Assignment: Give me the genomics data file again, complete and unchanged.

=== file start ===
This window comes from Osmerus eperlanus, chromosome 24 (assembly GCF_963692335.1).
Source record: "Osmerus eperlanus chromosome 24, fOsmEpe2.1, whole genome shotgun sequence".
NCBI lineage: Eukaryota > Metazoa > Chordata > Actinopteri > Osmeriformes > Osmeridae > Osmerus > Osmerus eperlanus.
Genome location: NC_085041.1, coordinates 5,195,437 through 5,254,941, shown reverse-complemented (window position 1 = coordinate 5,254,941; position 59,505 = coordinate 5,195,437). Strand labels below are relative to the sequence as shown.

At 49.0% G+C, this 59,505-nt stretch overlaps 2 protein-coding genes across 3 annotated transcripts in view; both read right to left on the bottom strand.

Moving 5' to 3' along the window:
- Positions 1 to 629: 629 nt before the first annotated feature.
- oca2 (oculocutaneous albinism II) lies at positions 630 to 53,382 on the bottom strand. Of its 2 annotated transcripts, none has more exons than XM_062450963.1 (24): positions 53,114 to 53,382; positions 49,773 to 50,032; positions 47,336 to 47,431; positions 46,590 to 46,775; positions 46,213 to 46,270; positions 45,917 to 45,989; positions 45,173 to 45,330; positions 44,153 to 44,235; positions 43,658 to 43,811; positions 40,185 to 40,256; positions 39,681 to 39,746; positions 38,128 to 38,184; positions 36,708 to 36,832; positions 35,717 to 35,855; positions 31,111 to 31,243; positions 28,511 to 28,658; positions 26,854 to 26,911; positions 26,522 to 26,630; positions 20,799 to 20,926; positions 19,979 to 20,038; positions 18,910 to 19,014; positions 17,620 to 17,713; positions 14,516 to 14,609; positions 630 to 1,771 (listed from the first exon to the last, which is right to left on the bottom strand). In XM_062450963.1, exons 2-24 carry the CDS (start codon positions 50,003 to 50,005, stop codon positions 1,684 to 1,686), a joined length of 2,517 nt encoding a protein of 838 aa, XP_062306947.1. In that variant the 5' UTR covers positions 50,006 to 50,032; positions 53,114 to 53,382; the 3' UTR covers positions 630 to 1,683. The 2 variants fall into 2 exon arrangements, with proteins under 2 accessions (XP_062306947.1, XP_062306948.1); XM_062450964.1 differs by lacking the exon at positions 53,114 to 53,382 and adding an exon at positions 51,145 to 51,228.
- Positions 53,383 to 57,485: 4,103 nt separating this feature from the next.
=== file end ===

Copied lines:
This window comes from Osmerus eperlanus, chromosome 24 (assembly GCF_963692335.1).
Source record: "Osmerus eperlanus chromosome 24, fOsmEpe2.1, whole genome shotgun sequence".
NCBI lineage: Eukaryota > Metazoa > Chordata > Actinopteri > Osmeriformes > Osmeridae > Osmerus > Osmerus eperlanus.
Genome location: NC_085041.1, coordinates 5,195,437 through 5,254,941, shown reverse-complemented (window position 1 = coordinate 5,254,941; position 59,505 = coordinate 5,195,437). Strand labels below are relative to the sequence as shown.

At 49.0% G+C, this 59,505-nt stretch overlaps 2 protein-coding genes across 3 annotated transcripts in view; both read right to left on the bottom strand.

Moving 5' to 3' along the window:
- Positions 1 to 629: 629 nt before the first annotated feature.
- oca2 (oculocutaneous albinism II) lies at positions 630 to 53,382 on the bottom strand. Of its 2 annotated transcripts, none has more exons than XM_062450963.1 (24): positions 53,114 to 53,382; positions 49,773 to 50,032; positions 47,336 to 47,431; positions 46,590 to 46,775; positions 46,213 to 46,270; positions 45,917 to 45,989; positions 45,173 to 45,330; positions 44,153 to 44,235; positions 43,658 to 43,811; positions 40,185 to 40,256; positions 39,681 to 39,746; positions 38,128 to 38,184; positions 36,708 to 36,832; positions 35,717 to 35,855; positions 31,111 to 31,243; positions 28,511 to 28,658; positions 26,854 to 26,911; positions 26,522 to 26,630; positions 20,799 to 20,926; positions 19,979 to 20,038; positions 18,910 to 19,014; positions 17,620 to 17,713; positions 14,516 to 14,609; positions 630 to 1,771 (listed from the first exon to the last, which is right to left on the bottom strand). In XM_062450963.1, exons 2-24 carry the CDS (start codon positions 50,003 to 50,005, stop codon positions 1,684 to 1,686), a joined length of 2,517 nt encoding a protein of 838 aa, XP_062306947.1. In that variant the 5' UTR covers positions 50,006 to 50,032; positions 53,114 to 53,382; the 3' UTR covers positions 630 to 1,683. The 2 variants fall into 2 exon arrangements, with proteins under 2 accessions (XP_062306947.1, XP_062306948.1); XM_062450964.1 differs by lacking the exon at positions 53,114 to 53,382 and adding an exon at positions 51,145 to 51,228.
- Positions 53,383 to 57,485: 4,103 nt separating this feature from the next.